How My Psoriasis Diagnosis Helped Me Release Years of Shame
Waking up one morning in my thirties with my neck on fire from painful, livid red sores was one of the best things that ever happened to me. I went to a dermatologist and was diagnosed, finally, with scalp psoriasis—an autoimmune disease affecting, in my case, the scalp and neck.
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That wasn’t the start of my journey with psoriasis. When I was in the fourth grade, I started noticing that I was scratching my head a lot. I would be reading a book and find that my right hand was scratching my scalp, usually at the very top of my head. Soon, I was pulling scabs off my head—strange, silvery scabs that didn’t look like typical dry skin.
The sores moved down to my neck, and soon my mother noticed them when she washed my hair. She took me to the doctor, thinking I had ringworm. They tested for it and determined that I needed to see a dermatologist. After cutting chocolate, dairy, and caffeine from my diet and slowly reintroducing them, it was determined that I wasn’t allergic to any of those. The doctor told my mom that I had dandruff and needed to use a mild dandruff shampoo every other day.
The sores, however, got worse. My mom was trying hard just to get the shampoo through my thick, black mane of hair. After much deliberation, my dermatologist recommended I use a coal tar shampoo, brand new to the market, for controlling what he was still calling dandruff. It was so strong, he advised using it just twice a week, and it burned my scalp with each use.
Soon, we could no longer afford frequent trips to the doctor, and my mom started improvising. She began washing my hair daily, using the coal tar shampoo. I would cry when it got in my eyes and burned them, too. But slowly, the dandruff improved, and at age 15, she let me start washing my hair by myself, thinking that I was finally old enough.
The coal tar shampoo, while painful, was effective, as long as I used it every day. If I skipped even one day, flakes would appear on my shoulders, and my mom would shame me. She would tell me that I wasn’t washing my hair well enough, wasn’t brushing it enough, or that I wasn’t spending enough time in the sun to dry out my oily scalp. She would say I was eating too many sweets, or that I was otherwise not taking good enough care of myself to stop the flakes from adorning my shoulders.
Finally, in my late twenties, my scalp seemed to develop an immunity to the coal tar shampoo. It was no longer working, and I could not control the flakes with any other lighter, less-medicated shampoo. It never occurred to me to go to the doctor until that day I woke up with the painful sores.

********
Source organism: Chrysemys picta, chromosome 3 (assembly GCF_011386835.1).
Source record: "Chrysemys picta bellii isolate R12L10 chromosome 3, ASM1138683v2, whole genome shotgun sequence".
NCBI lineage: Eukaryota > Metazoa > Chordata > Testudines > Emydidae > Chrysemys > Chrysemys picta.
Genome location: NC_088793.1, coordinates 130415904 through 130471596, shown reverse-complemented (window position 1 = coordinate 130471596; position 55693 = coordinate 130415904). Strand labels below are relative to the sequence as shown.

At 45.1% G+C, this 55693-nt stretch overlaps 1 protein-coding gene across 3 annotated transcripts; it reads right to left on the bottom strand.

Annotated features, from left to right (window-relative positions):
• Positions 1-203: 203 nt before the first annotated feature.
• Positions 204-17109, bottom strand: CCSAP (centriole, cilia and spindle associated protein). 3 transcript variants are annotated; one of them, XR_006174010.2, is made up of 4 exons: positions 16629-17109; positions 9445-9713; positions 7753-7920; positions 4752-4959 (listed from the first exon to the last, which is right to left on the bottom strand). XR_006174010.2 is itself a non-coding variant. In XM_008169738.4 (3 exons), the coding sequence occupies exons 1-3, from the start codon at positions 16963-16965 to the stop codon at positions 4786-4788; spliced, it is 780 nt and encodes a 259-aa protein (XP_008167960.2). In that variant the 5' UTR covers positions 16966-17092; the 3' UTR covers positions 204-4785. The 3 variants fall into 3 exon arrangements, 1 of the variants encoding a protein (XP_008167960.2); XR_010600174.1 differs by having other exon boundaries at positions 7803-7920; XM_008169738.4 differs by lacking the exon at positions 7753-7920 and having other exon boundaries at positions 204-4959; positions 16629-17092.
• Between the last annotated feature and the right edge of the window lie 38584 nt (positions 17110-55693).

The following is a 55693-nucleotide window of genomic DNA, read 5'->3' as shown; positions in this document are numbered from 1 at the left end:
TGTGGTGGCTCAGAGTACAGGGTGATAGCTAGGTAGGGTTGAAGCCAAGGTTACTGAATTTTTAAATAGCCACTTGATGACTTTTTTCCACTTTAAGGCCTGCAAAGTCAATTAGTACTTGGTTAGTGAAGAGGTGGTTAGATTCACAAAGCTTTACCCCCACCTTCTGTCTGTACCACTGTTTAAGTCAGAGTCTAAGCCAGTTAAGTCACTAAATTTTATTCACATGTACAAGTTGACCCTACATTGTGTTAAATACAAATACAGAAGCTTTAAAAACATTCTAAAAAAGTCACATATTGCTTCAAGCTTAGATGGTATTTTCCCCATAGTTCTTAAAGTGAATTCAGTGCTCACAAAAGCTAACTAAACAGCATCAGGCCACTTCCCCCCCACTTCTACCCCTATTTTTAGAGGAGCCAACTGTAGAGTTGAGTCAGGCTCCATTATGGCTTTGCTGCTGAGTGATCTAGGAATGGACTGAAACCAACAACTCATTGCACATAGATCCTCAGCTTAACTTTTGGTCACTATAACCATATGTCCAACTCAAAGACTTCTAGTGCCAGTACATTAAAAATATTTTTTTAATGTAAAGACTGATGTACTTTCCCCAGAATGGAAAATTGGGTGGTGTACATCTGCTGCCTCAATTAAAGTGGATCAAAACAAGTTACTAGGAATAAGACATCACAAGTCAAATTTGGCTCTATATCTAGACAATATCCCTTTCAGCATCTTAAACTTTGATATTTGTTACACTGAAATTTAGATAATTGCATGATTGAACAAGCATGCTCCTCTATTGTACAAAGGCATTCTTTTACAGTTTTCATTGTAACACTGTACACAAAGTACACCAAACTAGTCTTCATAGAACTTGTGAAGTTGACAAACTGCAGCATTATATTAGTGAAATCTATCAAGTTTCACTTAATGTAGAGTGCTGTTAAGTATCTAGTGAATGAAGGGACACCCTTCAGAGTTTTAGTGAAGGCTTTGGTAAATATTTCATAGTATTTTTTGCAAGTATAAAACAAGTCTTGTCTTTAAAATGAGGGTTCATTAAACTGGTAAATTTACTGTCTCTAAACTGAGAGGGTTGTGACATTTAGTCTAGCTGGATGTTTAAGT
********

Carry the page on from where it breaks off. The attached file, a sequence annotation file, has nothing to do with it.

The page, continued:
After my diagnosis, I carefully read the handouts the dermatologist gave me about psoriasis and was ready with questions at my follow-up appointment. I knew, now, that my skin was in high gear with an immune response, actually overproducing skin cells too quickly for me to shed them normally.
What could I do? Medicated shampoos were recommended for cases like mine that are limited to the scalp and neck.
Does brushing help? Only to break the plaques free so they can be washed away.
Did it matter what I ate? Not definitively, according to current scientific research.
Did I need to be out in the sun to help it? UVB rays may, at times, help, but with hair as thick as mine, the effect was likely negligible.
Was it my fault? Definitely not. Psoriasis is genetically inherited.
The answer to my final question caused a wave of relief. Finally, I could let go of the shame of having psoriasis because the disease said nothing about me and how I took care of myself. Genetic research has revealed that as many as 25 genes may interact to determine who has psoriasis and who doesn’t.
I am now on a regimen of three different shampoos—one with salicylic acid, another with mild coal tar, and another with ketoconazole, an antifungal medication. I wash my hair Monday, Wednesday, and Friday, each time with a different shampoo to combine the best of all the OTC treatments available.
While I still have mild symptoms, the relief I felt after my diagnosis was not in the treatment—it was in losing all the accumulated shame and low self-esteem caused by years of thinking I was somehow responsible for how my skin reacted to my disease.
Since my diagnosis, I’ve learned these important takeaways:
- Psoriasis is a disease, not a skin-care failure.
- A doctor can help devise the best treatment plan for your disease. Health care is not a DIY project when you have an autoimmune disorder.
- Be wary of old wives’ tales about your disease. While sunlight and healthy eating can improve your overall health, they probably won’t cure psoriasis symptoms by themselves.
- Your attitude toward your psoriasis can be helpful or harmful—and helpful is better!
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